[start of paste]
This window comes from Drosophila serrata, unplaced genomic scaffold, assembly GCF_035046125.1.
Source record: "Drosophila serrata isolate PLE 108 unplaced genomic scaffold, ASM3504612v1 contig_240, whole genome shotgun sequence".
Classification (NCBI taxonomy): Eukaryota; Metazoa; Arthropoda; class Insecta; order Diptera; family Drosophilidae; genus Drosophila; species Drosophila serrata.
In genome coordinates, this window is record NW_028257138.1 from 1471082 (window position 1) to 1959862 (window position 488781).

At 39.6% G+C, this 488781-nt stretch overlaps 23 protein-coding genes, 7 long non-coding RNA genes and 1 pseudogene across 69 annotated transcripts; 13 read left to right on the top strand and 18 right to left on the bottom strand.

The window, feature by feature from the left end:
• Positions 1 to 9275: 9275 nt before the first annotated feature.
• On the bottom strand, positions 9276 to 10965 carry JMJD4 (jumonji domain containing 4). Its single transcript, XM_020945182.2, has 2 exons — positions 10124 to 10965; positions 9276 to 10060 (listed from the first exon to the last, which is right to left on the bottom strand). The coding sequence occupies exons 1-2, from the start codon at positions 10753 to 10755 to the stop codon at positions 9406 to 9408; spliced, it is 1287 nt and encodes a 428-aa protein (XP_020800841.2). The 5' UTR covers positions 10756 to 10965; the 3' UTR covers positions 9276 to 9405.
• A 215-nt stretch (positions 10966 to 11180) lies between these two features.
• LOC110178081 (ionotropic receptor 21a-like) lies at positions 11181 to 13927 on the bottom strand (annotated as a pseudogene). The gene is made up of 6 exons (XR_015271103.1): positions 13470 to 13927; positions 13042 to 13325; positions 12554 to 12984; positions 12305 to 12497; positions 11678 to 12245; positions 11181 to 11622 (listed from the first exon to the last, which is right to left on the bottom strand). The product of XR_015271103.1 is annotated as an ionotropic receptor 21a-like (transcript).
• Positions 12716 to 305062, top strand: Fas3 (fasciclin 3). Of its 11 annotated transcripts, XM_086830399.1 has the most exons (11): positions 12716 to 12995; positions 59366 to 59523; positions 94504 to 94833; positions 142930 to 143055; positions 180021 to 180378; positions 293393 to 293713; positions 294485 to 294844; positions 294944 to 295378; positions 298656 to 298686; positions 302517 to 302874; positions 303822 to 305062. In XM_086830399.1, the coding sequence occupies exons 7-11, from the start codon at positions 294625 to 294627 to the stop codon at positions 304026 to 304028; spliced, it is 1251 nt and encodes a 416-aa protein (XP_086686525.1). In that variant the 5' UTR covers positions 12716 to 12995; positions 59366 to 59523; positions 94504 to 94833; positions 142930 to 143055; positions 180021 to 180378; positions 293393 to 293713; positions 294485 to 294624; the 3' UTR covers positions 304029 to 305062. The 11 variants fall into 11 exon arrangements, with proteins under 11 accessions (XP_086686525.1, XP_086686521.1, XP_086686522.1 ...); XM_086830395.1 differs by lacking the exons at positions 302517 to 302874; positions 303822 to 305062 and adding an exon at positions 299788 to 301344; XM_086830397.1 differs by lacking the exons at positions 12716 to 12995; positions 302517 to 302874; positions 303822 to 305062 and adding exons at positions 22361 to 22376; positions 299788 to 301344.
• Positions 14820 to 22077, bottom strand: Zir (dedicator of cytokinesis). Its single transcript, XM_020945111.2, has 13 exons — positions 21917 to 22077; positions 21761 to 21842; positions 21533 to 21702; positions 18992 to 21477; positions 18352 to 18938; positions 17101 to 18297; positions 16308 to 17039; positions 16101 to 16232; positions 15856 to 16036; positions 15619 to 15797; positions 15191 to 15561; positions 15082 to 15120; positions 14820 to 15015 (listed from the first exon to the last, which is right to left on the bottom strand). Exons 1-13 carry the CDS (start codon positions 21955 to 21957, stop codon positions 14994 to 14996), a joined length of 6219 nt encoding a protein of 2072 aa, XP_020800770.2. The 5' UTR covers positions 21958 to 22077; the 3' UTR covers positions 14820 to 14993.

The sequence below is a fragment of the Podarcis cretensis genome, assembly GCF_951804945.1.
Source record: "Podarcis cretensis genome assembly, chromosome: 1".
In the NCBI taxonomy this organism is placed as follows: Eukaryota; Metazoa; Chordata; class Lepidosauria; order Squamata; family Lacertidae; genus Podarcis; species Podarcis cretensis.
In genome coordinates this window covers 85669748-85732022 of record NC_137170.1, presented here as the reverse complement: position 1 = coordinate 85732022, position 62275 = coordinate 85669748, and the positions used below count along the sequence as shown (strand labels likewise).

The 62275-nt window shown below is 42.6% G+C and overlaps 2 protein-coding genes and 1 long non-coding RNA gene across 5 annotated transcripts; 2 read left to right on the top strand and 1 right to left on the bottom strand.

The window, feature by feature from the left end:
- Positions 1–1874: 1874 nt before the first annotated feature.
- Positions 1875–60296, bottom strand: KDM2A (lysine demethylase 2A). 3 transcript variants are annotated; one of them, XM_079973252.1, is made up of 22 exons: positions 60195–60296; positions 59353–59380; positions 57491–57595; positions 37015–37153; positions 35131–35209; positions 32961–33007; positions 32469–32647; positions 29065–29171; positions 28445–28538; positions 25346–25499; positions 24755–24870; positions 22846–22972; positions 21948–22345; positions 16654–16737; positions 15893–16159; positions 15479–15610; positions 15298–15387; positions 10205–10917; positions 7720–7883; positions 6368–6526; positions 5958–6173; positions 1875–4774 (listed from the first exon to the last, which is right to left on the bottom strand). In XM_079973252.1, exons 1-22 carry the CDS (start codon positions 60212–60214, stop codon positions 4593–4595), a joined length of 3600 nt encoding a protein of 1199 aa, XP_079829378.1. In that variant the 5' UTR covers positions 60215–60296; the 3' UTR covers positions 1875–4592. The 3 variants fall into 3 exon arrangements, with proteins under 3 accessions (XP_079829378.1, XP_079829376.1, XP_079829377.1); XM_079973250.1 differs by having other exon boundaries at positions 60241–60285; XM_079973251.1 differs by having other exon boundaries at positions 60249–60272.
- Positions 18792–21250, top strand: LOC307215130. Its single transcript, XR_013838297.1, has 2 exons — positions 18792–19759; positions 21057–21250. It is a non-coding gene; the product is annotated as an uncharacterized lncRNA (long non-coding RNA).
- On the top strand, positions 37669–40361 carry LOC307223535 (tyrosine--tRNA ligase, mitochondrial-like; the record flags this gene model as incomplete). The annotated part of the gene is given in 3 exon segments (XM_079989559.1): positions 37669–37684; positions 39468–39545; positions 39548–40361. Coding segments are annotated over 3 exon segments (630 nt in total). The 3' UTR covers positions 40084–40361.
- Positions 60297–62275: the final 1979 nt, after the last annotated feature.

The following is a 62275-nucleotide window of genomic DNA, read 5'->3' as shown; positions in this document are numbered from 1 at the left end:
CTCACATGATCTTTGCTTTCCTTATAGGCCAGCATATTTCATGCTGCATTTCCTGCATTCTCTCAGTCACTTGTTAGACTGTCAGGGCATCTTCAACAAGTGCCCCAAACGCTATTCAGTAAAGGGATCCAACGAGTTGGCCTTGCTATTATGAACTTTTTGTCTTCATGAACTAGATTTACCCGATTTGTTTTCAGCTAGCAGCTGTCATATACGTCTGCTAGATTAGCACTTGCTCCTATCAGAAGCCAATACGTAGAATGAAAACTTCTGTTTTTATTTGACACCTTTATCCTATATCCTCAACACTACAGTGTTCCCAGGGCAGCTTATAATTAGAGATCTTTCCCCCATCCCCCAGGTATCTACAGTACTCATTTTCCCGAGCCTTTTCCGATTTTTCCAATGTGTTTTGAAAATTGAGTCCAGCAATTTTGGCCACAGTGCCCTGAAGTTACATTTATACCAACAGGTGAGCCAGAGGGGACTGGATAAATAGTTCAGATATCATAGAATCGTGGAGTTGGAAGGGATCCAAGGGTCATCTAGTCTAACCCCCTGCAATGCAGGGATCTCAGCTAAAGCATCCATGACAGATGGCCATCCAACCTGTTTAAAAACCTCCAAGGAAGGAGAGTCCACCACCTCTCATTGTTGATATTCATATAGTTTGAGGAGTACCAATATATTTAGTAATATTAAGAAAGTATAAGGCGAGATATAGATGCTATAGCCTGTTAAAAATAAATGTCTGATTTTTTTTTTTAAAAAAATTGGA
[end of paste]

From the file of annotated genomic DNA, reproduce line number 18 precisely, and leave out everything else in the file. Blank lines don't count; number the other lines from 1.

The window, feature by feature from the left end: